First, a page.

Everyone needs daily exercise to stay healthy and for the body to function well. An ostomy should not keep you from exercising and playing sports. In fact, people with ostomies are distance runners, weight lifters, skiers, swimmers, and take part in most sports. But it's important to know what activities may not be safe for your type of ostomy. There are safety measures you may need to think about. For instance, many doctors recommend avoiding contact sports because of possible injury to the stoma from a severe blow. But special protection may be able to help prevent these problems. Talk to your health care team about any limitations you may have.
If you have a tracheostomy, you may have more limitations than people with other types of ostomies. This is because a tracheostomy stoma is your airway. You will need to be careful when doing activities that involve water. You will also need to guard your stoma from other things that are harmful, such as certain particles, objects, or substances in the air.
Most of the hints and tips below are for people who have an ostomy in their abdomen (belly), such as a colostomy, ileostomy, or urostomy. People with these types of ostomies sometimes wear longer shirts or exercise pants and shorts with higher waistbands, depending on the location of the stoma.
People with a tracheostomy should ask their health care team about precautions related to swimming and water sports. People with abdominal ostomies can swim with a pouching system in place. For sanitary reasons, use a stick-on pouch when you go swimming in fresh water or in the ocean. Remember these points:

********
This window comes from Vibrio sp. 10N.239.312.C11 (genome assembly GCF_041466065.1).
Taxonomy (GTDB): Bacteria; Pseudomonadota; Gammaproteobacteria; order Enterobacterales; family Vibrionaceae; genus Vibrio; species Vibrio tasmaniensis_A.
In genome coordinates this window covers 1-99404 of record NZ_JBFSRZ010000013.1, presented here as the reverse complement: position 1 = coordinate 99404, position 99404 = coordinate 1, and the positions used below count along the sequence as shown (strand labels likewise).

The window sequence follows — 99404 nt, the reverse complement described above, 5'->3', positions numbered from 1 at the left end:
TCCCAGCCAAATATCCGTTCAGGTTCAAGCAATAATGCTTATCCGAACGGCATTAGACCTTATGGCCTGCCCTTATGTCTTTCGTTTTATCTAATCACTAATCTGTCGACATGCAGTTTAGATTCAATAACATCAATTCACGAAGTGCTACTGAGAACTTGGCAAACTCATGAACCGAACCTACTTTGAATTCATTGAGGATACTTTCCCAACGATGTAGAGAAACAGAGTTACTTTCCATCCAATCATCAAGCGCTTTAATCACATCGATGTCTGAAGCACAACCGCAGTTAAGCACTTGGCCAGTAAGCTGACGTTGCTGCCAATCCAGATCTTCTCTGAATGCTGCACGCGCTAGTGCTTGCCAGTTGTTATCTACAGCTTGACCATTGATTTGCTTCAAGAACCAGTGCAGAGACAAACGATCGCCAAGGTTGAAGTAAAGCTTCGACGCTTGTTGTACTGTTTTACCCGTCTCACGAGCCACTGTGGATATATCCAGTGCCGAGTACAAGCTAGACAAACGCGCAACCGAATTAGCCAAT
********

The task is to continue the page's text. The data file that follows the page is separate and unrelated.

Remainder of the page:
You may want to choose a swim suit with a lining for a smoother profile. Dark colors or busy patterns can also help hide the pouching system.
All methods of travel are open to people who have ostomies. Many people with ostomies travel just like everyone else; this includes camping trips, cruises, and air travel. Here are some travel tips:
Traveling by car:
Traveling by plane:
Our team is made up of doctors and oncology certified nurses with deep knowledge of cancer care as well as journalists, editors, and translators with extensive experience in medical writing.
In its original form this document was written by the United Ostomy Association of America (1962-2019). It has since been modified and updated by the American Cancer Society using the following sources.
American Thoracic Society. Living with a tracheostomy. Am J Respir Crit Care Med. 2016;194:5-6. Accessed at https://www.thoracic.org/patients/patient-resources/resources/tracheostomy-in-adults-2.pdf on October 2, 2019.
Hollister. Living with an ostomy: Home and work life. Accessed at https://www.hollister.com/~/media/files/pdfs–for–download/ostomy–care/living–with–an–ostomy_home–and–work–life_923126-0417.pdf on October 2, 2019.
Hollister. Living with an ostomy: Sports and fitness. Accessed at https://www.hollister.com/~/media/files/pdfs–for–download/ostomy–care/living–with–an–ostomy_sports–and–fitness_923127-0417.pdf on October 2, 2019.
Hollister. Living with an ostomy: Travel. Accessed at https://www.hollister.com/~/media/files/pdfs–for–download/ostomy–care/living–with–an–ostomy_travel_923123-0417.pdf on October 2, 2019.
United Ostomy Association of America (UOAA). Living with an ostomy. Accessed at https://www.ostomy.org/wp-content/uploads/2018/03/Living-With-An-Ostomy-Brochure.pdf on October 2, 2019.
United Ostomy Association of America (UOAA). Living with an ostomy: FAQs. Accessed at https://www.ostomy.org/living-with-an-ostomy/ on October 2, 2019.
United Ostomy Association of America (UOAA). New ostomy patient guide: Colostomy, ileostomy, urostomy, continent diversion. Accessed at https://www.ostomy.org/wp-content/uploads/2018/05/All-In-One-New-Patient-Guide_2018.pdf on October 2, 2019.
Last Revised: October 2, 2019